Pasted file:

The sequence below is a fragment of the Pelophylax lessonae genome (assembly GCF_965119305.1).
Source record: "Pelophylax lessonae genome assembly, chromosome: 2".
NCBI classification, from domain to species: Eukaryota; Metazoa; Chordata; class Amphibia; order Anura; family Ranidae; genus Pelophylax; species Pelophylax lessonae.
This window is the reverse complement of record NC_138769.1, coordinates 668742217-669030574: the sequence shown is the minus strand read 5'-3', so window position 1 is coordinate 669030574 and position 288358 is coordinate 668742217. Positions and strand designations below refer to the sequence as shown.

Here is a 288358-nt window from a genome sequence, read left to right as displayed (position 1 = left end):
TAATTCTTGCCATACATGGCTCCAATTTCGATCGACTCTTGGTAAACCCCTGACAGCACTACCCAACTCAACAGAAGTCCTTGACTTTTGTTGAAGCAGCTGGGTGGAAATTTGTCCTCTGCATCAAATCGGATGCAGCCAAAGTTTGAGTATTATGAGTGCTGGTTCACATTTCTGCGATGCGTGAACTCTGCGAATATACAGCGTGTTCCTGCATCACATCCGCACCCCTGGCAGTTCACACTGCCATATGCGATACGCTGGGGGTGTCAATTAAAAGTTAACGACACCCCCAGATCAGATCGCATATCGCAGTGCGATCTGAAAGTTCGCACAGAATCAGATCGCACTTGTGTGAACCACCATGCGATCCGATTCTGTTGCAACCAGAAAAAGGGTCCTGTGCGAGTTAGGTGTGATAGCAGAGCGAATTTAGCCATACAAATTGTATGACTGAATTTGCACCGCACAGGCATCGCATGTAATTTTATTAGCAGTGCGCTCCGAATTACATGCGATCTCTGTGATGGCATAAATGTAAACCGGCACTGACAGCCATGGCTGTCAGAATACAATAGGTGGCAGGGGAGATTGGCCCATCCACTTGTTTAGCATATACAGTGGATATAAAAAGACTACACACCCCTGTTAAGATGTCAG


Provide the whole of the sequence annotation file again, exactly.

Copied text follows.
The sequence below is a fragment of the Pelophylax lessonae genome (assembly GCF_965119305.1).
Source record: "Pelophylax lessonae genome assembly, chromosome: 2".
NCBI classification, from domain to species: Eukaryota; Metazoa; Chordata; class Amphibia; order Anura; family Ranidae; genus Pelophylax; species Pelophylax lessonae.
This window is the reverse complement of record NC_138769.1, coordinates 668742217-669030574: the sequence shown is the minus strand read 5'-3', so window position 1 is coordinate 669030574 and position 288358 is coordinate 668742217. Positions and strand designations below refer to the sequence as shown.

Here is a 288358-nt window from a genome sequence, read left to right as displayed (position 1 = left end):
TAATTCTTGCCATACATGGCTCCAATTTCGATCGACTCTTGGTAAACCCCTGACAGCACTACCCAACTCAACAGAAGTCCTTGACTTTTGTTGAAGCAGCTGGGTGGAAATTTGTCCTCTGCATCAAATCGGATGCAGCCAAAGTTTGAGTATTATGAGTGCTGGTTCACATTTCTGCGATGCGTGAACTCTGCGAATATACAGCGTGTTCCTGCATCACATCCGCACCCCTGGCAGTTCACACTGCCATATGCGATACGCTGGGGGTGTCAATTAAAAGTTAACGACACCCCCAGATCAGATCGCATATCGCAGTGCGATCTGAAAGTTCGCACAGAATCAGATCGCACTTGTGTGAACCACCATGCGATCCGATTCTGTTGCAACCAGAAAAAGGGTCCTGTGCGAGTTAGGTGTGATAGCAGAGCGAATTTAGCCATACAAATTGTATGACTGAATTTGCACCGCACAGGCATCGCATGTAATTTTATTAGCAGTGCGCTCCGAATTACATGCGATCTCTGTGATGGCATAAATGTAAACCGGCACTGACAGCCATGGCTGTCAGAATACAATAGGTGGCAGGGGAGATTGGCCCATCCACTTGTTTAGCATATACAGTGGATATAAAAAGACTACACACCCCTGTTAAGATGTCAG